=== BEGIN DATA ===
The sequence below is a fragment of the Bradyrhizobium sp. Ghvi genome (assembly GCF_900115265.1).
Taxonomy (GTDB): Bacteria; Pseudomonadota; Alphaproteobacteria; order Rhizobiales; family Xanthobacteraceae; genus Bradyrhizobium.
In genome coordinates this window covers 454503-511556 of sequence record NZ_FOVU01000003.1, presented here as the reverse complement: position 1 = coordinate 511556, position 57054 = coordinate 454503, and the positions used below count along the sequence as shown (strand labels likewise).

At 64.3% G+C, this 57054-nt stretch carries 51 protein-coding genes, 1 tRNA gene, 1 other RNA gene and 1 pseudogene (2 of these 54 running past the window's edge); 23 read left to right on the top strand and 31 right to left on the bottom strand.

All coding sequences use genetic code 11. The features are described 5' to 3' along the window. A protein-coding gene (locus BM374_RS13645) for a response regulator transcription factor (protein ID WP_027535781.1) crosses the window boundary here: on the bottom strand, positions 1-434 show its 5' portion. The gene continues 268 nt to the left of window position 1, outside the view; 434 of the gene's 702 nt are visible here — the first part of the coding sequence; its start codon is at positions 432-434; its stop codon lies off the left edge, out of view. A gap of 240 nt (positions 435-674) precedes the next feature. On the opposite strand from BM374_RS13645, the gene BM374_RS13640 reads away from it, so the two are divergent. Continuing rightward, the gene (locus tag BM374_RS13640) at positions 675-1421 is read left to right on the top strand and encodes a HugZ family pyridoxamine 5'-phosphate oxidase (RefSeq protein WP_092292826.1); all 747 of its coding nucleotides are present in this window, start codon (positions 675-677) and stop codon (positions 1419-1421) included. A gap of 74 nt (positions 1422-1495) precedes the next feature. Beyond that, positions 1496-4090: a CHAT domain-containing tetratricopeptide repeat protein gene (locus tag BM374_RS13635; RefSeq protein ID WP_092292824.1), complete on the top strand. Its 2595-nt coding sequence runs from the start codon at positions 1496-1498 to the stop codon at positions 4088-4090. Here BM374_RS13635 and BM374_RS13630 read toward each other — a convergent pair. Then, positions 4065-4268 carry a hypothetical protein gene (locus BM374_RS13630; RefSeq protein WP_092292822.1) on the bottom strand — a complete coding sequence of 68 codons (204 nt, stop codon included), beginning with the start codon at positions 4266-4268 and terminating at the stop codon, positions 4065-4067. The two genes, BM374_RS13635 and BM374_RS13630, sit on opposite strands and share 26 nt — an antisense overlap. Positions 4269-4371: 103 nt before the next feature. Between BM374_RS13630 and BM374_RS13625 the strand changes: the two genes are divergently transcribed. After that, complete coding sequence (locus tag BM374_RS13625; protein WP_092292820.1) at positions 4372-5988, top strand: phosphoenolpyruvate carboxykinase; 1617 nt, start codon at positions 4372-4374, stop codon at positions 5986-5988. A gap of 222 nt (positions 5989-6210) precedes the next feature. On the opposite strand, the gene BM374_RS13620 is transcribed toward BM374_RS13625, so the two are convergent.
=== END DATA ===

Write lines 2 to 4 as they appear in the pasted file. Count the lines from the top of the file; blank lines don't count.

Taxonomy (GTDB): Bacteria; Pseudomonadota; Alphaproteobacteria; order Rhizobiales; family Xanthobacteraceae; genus Bradyrhizobium.
In genome coordinates this window covers 454503-511556 of sequence record NZ_FOVU01000003.1, presented here as the reverse complement: position 1 = coordinate 511556, position 57054 = coordinate 454503, and the positions used below count along the sequence as shown (strand labels likewise).

At 64.3% G+C, this 57054-nt stretch carries 51 protein-coding genes, 1 tRNA gene, 1 other RNA gene and 1 pseudogene (2 of these 54 running past the window's edge); 23 read left to right on the top strand and 31 right to left on the bottom strand.